Village feasts are for religion, not bacchanalia, court told

Reuben Boyce, 46, was accused of having attacked and slightly injured a police constable, violently resisted arrest, disobeyed legitimate police orders as well as having been drunk in public, breaching the peace and relapsing

Village feasts are religious occasions and not simply opportunities to get drunk, a police inspector has told a court as she arraigned an off-duty security guard who allegedly punched a policeman in the face after the Zurrieq feast.

Reuben Boyce, 46, from Zurrieq appeared before magistrate Aaron Bugeja, on charges relating to an incident which occurred at 3am this morning in St. Paul Street, Safi. Boyce is accused of having attacked and slightly injured a police constable, violently resisted arrest, disobeyed legitimate police orders. He was also charged with having been drunk in public, breaching the peace and relapsing.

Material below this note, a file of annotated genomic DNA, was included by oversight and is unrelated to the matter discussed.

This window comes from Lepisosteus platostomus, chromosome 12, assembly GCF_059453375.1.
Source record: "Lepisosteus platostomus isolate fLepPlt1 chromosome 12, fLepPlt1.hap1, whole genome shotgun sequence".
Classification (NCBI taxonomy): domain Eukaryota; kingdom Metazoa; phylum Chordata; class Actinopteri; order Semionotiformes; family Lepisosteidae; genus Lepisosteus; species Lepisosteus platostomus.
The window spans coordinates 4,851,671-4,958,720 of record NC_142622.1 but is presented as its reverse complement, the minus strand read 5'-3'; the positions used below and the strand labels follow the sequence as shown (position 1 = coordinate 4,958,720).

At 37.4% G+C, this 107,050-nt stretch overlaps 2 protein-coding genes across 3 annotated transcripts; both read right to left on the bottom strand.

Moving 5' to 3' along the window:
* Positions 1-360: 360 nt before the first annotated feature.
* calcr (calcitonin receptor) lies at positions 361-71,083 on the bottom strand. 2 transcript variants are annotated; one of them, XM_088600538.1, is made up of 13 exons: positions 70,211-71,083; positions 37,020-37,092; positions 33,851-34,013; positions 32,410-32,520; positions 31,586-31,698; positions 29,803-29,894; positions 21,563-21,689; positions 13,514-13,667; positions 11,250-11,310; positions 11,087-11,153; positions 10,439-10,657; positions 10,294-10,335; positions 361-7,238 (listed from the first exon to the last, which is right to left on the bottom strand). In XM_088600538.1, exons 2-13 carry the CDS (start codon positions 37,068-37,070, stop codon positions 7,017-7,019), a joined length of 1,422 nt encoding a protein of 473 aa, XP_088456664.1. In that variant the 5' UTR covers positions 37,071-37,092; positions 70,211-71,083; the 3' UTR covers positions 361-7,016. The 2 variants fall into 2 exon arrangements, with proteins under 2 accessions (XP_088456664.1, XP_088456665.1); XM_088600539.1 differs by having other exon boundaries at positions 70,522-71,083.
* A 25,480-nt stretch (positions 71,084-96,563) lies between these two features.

Boyce’s lawyer Dustin Camilleri entered a plea of not guilty. Bail was requested.

The prosecution objected to bail. Releasing people who attack officers would be counterproductive said the inspector. “The police are there to keep order and not to be insulted, threatened or attacked. It’s not the way forward”

Camilleri argued that the man should be released on bail because he is presumed innocent, was a family man and main breadwinner and would certainly not want to abscond or get into further trouble. “This was an isolated incident, He is not a habitual criminal,” said the lawyer.

Inspectors Josric Mifsud and Charlotte Curmi contended that the mentality that during the village feast one can drink and do what one wants had to be tackled. “We must show that the feast period is not a bacchanalian period, but a religious occasion. The message is not that we can spend a week doing what we want and drinking ourselves silly.”

The defence warned that the court could not simply make an example of someone who was presumed innocent.

Bail was granted against a deposit of €500 and personal guarantee of €5500. Boyce was banned from attending feasts until the case is decided. A protection order was issued in favour of the injured officer.

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